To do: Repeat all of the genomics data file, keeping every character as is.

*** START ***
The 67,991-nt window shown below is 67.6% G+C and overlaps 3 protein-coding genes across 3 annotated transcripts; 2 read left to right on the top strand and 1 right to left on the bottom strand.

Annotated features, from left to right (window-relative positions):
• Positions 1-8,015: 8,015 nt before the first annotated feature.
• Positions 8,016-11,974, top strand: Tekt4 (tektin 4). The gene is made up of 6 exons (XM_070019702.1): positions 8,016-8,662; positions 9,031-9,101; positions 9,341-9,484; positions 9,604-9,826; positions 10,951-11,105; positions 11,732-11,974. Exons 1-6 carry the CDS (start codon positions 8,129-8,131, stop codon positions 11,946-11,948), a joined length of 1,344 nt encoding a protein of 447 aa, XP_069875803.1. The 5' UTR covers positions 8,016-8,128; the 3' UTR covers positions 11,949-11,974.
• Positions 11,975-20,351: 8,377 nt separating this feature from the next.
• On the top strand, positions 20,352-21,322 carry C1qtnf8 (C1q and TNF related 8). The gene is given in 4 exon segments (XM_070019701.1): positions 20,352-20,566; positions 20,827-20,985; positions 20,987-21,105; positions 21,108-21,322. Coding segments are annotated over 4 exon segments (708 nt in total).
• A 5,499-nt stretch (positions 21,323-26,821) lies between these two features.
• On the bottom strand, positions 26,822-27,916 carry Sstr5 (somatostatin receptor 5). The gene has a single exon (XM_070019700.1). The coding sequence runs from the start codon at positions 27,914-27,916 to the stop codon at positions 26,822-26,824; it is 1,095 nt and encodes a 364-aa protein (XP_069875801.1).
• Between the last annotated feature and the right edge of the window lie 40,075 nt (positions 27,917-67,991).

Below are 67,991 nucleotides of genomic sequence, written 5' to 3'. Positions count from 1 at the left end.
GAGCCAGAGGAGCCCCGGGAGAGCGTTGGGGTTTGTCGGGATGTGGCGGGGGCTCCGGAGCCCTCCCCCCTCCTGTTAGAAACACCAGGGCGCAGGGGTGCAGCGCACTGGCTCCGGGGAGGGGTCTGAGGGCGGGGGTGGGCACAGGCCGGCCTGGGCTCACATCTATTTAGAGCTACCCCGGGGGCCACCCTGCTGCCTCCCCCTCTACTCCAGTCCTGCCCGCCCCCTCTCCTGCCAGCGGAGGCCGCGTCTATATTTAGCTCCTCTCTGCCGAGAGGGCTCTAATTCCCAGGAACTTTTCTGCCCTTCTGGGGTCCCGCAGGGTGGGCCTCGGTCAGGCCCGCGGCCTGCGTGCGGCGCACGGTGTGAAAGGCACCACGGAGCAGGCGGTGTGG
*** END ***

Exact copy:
The 67,991-nt window shown below is 67.6% G+C and overlaps 3 protein-coding genes across 3 annotated transcripts; 2 read left to right on the top strand and 1 right to left on the bottom strand.

Annotated features, from left to right (window-relative positions):
• Positions 1-8,015: 8,015 nt before the first annotated feature.
• Positions 8,016-11,974, top strand: Tekt4 (tektin 4). The gene is made up of 6 exons (XM_070019702.1): positions 8,016-8,662; positions 9,031-9,101; positions 9,341-9,484; positions 9,604-9,826; positions 10,951-11,105; positions 11,732-11,974. Exons 1-6 carry the CDS (start codon positions 8,129-8,131, stop codon positions 11,946-11,948), a joined length of 1,344 nt encoding a protein of 447 aa, XP_069875803.1. The 5' UTR covers positions 8,016-8,128; the 3' UTR covers positions 11,949-11,974.
• Positions 11,975-20,351: 8,377 nt separating this feature from the next.
• On the top strand, positions 20,352-21,322 carry C1qtnf8 (C1q and TNF related 8). The gene is given in 4 exon segments (XM_070019701.1): positions 20,352-20,566; positions 20,827-20,985; positions 20,987-21,105; positions 21,108-21,322. Coding segments are annotated over 4 exon segments (708 nt in total).
• A 5,499-nt stretch (positions 21,323-26,821) lies between these two features.
• On the bottom strand, positions 26,822-27,916 carry Sstr5 (somatostatin receptor 5). The gene has a single exon (XM_070019700.1). The coding sequence runs from the start codon at positions 27,914-27,916 to the stop codon at positions 26,822-26,824; it is 1,095 nt and encodes a 364-aa protein (XP_069875801.1).
• Between the last annotated feature and the right edge of the window lie 40,075 nt (positions 27,917-67,991).

Below are 67,991 nucleotides of genomic sequence, written 5' to 3'. Positions count from 1 at the left end.
GAGCCAGAGGAGCCCCGGGAGAGCGTTGGGGTTTGTCGGGATGTGGCGGGGGCTCCGGAGCCCTCCCCCCTCCTGTTAGAAACACCAGGGCGCAGGGGTGCAGCGCACTGGCTCCGGGGAGGGGTCTGAGGGCGGGGGTGGGCACAGGCCGGCCTGGGCTCACATCTATTTAGAGCTACCCCGGGGGCCACCCTGCTGCCTCCCCCTCTACTCCAGTCCTGCCCGCCCCCTCTCCTGCCAGCGGAGGCCGCGTCTATATTTAGCTCCTCTCTGCCGAGAGGGCTCTAATTCCCAGGAACTTTTCTGCCCTTCTGGGGTCCCGCAGGGTGGGCCTCGGTCAGGCCCGCGGCCTGCGTGCGGCGCACGGTGTGAAAGGCACCACGGAGCAGGCGGTGTGG